Council Review Action Group

Summary of Findings and Proposals

The Central Council set up this independent review in order to examine its activities and make recommendations for modernisation in the light of the current needs of the ringing community.

We have undertaken the review using Council Decision K as a starting point. This was adopted at the Portsmouth meeting in 2016 and clarified the Council’s relationship with ringers, churches and other ringing service providers stating clearly that the primary role of the Council was the provision of support and services to ringers and to ringing.

We developed and then consulted upon Vision and Mission statements that sought to describe a view of what a good future for ringing would be like and what the role of a reformed Central Council should be in making that happen. Additionally, we invited general submissions from ringers giving their views on the Council including ideas for improvement and undertook a survey to see whether the views expressed were representative of those of a larger group of ringers. On the basis of this evidence, together with our own observations, we have identified a number of positive and negative themes in relation to the Council. We have further analysed these to identify underlying causes and propose changes that should address them.

This is a short summary of our findings together with our detailed proposals. Our full report is available online at

  1. Summary of findings

    While a minority of respondents did not see any reason for change, the overwhelming view was that radical change is essential. It is important to stress, however, that not all was seen as bad and that many commented on the hard work done by members of the Council. Indeed the majority did see the need for a Central Ringing Organisation (CRO) and the positive themes below emerged about the existing Council (more information is in the main report):

    1. It provides a single point of representation for ringers.

    2. It keeps an extremely valuable set of records regarding both practical ringing and the history of ringing.

    3. The maintenance of a comprehensive list of method names and definition is invaluable.

    4. There is a strong volunteer ethos.

    5. As the progenitor of the Ringing Foundation it has indirectly enabled ART to form.

    6. Its stewardship of, and continuing links with, the Ringing World and Dove’s Guide is of great importance.

      These points demonstrate the unequivocal need for a Central Ringing Organisation to continue, building on these strengths and developing new capabilities.

      A number of common negative themes emerged from the feedback, however. These were seen as currently limiting the Council’s authority and standing as well as its effectiveness:

    7. It communicates poorly with the ringing community.

      There were more adverse comments about communication than any other issue.

    8. It doesn’t promote ringing to the public well enough.

      Many stressed the need to promote a different (more accurate) view of ringing and ringers to the non-ringing public.

    9. Most ringers think it is irrelevant to them.

      There was a recurrent theme that the Council was perceived as irrelevant to most ringers and that it focussed on matters that were neither of interest nor relevance to the majority of them.

    10. It has no apparent strategy or vision.

      The lack of an overall strategy or vision was commented on by a number of people. This was felt to inhibit adequate coordination between the different committees and prioritization of what the Council should and should not be doing. Others raised the simple question “What is the Central Council for?”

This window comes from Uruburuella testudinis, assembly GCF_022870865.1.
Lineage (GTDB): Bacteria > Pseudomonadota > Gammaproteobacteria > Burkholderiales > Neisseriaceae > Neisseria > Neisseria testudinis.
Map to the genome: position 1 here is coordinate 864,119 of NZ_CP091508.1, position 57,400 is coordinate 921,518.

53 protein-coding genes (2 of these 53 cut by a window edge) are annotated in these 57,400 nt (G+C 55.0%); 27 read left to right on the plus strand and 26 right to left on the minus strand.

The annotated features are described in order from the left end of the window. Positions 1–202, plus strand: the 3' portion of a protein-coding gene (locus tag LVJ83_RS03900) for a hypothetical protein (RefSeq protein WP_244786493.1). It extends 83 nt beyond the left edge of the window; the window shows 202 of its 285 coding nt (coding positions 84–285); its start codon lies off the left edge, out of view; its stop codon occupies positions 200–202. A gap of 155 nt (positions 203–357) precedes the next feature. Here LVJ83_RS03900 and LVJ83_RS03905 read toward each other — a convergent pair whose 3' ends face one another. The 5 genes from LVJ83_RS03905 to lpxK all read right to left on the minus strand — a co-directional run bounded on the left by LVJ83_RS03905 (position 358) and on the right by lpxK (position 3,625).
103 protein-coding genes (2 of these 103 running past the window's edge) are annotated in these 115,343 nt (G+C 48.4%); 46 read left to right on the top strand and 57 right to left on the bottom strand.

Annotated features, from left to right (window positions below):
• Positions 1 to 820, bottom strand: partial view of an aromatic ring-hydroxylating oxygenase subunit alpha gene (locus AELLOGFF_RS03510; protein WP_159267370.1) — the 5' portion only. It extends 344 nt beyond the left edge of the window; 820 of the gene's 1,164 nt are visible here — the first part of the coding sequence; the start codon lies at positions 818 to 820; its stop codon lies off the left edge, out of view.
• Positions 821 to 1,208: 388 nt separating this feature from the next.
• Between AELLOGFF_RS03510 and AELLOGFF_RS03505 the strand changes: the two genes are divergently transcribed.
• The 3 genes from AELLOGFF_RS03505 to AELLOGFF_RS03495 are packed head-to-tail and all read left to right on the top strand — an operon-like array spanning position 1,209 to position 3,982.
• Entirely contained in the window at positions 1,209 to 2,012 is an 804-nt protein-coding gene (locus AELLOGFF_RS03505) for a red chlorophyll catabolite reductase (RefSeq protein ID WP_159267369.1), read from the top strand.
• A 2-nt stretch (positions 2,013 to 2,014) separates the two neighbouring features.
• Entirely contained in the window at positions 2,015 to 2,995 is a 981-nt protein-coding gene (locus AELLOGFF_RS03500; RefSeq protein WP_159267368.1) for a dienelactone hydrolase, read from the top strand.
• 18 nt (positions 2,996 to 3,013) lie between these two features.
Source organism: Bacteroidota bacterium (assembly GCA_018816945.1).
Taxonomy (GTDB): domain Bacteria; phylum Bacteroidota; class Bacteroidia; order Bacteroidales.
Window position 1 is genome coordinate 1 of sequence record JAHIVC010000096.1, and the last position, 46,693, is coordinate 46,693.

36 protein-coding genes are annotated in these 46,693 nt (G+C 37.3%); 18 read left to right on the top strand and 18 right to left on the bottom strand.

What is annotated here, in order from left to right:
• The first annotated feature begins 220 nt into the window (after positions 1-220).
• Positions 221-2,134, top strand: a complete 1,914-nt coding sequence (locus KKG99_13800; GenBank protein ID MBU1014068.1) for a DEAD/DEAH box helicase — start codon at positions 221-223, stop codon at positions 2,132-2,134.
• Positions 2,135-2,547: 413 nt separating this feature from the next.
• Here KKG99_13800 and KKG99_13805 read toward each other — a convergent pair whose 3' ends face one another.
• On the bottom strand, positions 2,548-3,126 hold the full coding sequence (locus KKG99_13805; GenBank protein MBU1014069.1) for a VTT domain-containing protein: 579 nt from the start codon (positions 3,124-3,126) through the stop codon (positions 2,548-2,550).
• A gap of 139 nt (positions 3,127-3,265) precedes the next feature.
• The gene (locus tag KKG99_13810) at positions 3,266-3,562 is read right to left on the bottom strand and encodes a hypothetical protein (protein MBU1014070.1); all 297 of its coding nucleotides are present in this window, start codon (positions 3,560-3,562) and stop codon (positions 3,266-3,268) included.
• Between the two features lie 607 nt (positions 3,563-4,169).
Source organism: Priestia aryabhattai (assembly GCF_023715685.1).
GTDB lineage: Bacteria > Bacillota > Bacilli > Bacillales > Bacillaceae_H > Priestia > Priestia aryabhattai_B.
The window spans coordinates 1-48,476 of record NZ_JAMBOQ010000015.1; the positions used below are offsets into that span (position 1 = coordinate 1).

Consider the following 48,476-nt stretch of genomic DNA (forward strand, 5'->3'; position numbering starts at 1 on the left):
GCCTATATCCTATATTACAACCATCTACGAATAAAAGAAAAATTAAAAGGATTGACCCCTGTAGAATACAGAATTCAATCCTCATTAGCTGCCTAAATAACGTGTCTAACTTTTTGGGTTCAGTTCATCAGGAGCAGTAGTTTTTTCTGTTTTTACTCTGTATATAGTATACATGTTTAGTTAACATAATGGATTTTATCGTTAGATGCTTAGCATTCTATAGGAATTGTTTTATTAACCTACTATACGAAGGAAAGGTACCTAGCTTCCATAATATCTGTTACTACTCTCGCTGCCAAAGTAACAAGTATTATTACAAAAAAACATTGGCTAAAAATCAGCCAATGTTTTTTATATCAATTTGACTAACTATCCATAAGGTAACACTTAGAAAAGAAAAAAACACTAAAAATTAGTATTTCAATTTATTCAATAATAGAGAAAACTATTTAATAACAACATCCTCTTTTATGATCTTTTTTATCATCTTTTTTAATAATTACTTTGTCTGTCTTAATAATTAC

11. It is ineffective.

      A number of ringers, including some Council members, commented on problems with getting things done effectively with a tendency to dive into irrelevant details seen as part of the culture. A number of responses said that the size of the Council was far too big to operate effectively and to make decisions swiftly.

    12. It lacks a culture of accountability and doesn’t follow-through.

      There was a repeated theme that the Council and its committees appear to be inefficient and sometimes fail to see important tasks through to completion. Various examples were provided as well as the observation that previous attempts to introduce effective accountability for committees or chairmen have failed, largely for cultural reasons within the Council.

    13. It seems closed, insular and inward-looking.

      The Council was variously described as “impenetrable”, “opaque” and “inward-looking” with insufficient turnover in some committees. It was noted that most of the business transacted at Council meetings is about the Council itself or its activities and that it was frequently dismissive of work that was initiated outside of its control.

    14. It is defensive.

      Regrettably the reputation for being defensive still persists quite strongly, despite the Council’s strong vote to initiate this review. It is also noteworthy that some of the submissions made in a personal capacity by people who are prominent members of the Council put much of the blame for the Council’s problems on a lack of new volunteers willing to join it. We should say however that the current officers of the Council have in no way been defensive in their dealings with CRAG.

    15. It can appear autocratic.

      Some people commented that there is an impression given that “Council knows best” and that issuing top-down edicts took preference to engaging with those outside the Council. The name Central Council is felt by a number of respondents as having negative connotations, suggesting a Victorian governing body rather than a modern, open and forward-thinking body.

    16. It is inadequately funded.

      Funding is seen as a major issue, with the ability of the Council to get things done being hampered by a lack of available funds. It is clear that for any CRO to function efficiently it needs enough money to run its affairs in a professional manner in order to provide a high quality service.

    17. The need for Leadership.